B.S. (Bachelor of Science)
Department of Accountancy
As a result of a recent Supreme Court decision, Commissioner v. Soliman, stricter guidelines have been imposed upon taxpayers regarding their eligibility to take a home office deduction under the "principle place of business" election. As a result of Soliman, determining a taxpayer's principal place of business went from a "facts and circumstances" test, tailored to each individual case, to tests that consider only two factors. Several pronouncements and publications have prescribed guidelines and examples that explain this decision. Soliman, however, has been subject to criticism by the tax profession. Some professionals believe these tests are too strict. The pronouncements have also been subject to scrutiny for being vague. The purpose of this thesis was to gather information from the practicing tax profession to determine what its views were regarding Soliman and the subsequent pronouncements. Surveys were given to fifteen tax professionals. The purpose of the surveys was to determine whether Soliman provided adequate guidelines for determining a taxpayer's principal place of business, as well as to analyze whether the recent IRS pronouncements are consistently interpreted and applied. Survey results support the finding that the effects of Soliman are not universally accepted, and that interpretation of its guidelines do not always produce consistent and dependable conclusions. Therefore, it is proposed that the courts revert to the "facts and circumstances" test that was used prior to Soliman.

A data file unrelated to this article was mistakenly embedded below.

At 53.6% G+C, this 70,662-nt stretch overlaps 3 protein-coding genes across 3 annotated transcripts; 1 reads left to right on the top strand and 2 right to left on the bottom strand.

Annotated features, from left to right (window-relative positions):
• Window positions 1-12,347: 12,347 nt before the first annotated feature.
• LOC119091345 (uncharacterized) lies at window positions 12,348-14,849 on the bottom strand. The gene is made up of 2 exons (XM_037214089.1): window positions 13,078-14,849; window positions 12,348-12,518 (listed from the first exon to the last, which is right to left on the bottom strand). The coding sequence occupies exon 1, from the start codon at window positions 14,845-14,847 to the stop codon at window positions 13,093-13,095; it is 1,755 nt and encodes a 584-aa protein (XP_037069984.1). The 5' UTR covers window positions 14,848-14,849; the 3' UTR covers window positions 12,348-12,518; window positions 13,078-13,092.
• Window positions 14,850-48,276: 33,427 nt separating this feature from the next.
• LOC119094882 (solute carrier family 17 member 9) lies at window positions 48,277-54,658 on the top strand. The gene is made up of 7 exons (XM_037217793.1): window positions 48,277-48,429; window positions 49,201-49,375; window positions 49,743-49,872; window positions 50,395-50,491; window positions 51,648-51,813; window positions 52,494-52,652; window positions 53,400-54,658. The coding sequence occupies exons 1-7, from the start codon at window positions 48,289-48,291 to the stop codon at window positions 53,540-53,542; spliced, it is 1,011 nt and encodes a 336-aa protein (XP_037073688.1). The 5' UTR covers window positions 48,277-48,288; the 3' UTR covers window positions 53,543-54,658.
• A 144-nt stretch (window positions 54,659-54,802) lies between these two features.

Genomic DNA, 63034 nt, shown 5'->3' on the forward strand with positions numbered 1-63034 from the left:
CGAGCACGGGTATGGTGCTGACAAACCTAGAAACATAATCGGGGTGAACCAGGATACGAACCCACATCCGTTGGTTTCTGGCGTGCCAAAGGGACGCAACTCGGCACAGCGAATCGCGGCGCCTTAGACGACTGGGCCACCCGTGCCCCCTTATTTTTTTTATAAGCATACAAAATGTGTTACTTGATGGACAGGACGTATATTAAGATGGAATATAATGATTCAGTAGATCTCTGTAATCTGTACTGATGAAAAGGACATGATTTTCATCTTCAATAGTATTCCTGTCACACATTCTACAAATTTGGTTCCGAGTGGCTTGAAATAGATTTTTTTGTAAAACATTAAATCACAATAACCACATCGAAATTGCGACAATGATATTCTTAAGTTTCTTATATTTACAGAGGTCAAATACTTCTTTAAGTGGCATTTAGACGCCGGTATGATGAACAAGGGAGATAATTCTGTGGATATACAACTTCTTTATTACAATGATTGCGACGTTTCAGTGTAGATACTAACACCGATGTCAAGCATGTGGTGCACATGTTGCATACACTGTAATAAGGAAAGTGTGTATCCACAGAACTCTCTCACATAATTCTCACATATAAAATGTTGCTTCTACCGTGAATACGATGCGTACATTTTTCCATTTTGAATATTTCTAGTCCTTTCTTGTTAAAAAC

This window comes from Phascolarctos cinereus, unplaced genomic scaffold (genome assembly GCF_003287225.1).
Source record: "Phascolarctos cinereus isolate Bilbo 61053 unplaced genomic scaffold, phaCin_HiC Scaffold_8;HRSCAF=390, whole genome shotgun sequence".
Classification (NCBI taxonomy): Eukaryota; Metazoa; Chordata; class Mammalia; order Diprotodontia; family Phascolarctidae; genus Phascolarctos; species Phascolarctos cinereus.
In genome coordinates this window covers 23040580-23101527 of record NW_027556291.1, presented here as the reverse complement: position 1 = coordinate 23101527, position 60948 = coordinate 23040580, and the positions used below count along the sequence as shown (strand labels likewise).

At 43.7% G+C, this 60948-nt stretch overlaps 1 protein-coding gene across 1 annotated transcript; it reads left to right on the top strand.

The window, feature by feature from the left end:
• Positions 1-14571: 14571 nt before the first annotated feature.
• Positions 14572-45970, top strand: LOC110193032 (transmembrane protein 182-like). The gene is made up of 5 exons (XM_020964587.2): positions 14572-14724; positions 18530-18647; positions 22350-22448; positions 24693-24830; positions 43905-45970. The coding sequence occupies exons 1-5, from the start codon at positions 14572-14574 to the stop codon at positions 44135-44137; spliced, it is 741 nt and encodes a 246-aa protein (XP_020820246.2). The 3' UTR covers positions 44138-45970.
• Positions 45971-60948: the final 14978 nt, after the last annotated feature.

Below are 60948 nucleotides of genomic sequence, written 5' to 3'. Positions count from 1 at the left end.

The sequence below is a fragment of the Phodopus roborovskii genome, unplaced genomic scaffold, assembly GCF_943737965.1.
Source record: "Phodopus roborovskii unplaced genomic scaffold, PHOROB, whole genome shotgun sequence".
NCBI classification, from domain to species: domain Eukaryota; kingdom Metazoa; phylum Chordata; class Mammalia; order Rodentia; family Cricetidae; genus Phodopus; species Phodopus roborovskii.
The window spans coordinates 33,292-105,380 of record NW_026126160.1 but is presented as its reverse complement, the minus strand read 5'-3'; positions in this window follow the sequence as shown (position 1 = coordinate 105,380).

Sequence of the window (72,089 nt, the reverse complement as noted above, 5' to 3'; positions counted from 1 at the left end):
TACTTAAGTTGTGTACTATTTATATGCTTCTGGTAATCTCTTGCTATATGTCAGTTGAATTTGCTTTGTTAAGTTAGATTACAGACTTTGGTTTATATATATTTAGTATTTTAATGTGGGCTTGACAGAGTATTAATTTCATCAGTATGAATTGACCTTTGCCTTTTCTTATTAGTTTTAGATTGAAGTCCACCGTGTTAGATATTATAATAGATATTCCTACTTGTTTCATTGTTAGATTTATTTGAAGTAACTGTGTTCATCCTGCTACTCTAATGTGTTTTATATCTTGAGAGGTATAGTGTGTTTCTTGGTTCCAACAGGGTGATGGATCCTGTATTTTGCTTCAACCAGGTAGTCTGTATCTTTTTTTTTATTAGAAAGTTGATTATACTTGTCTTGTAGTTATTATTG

Tsagalis, Nick, "The Home Office Deduction" (1994). Honors Capstones. 1194.
Northern Illinois University
Rights Statement 2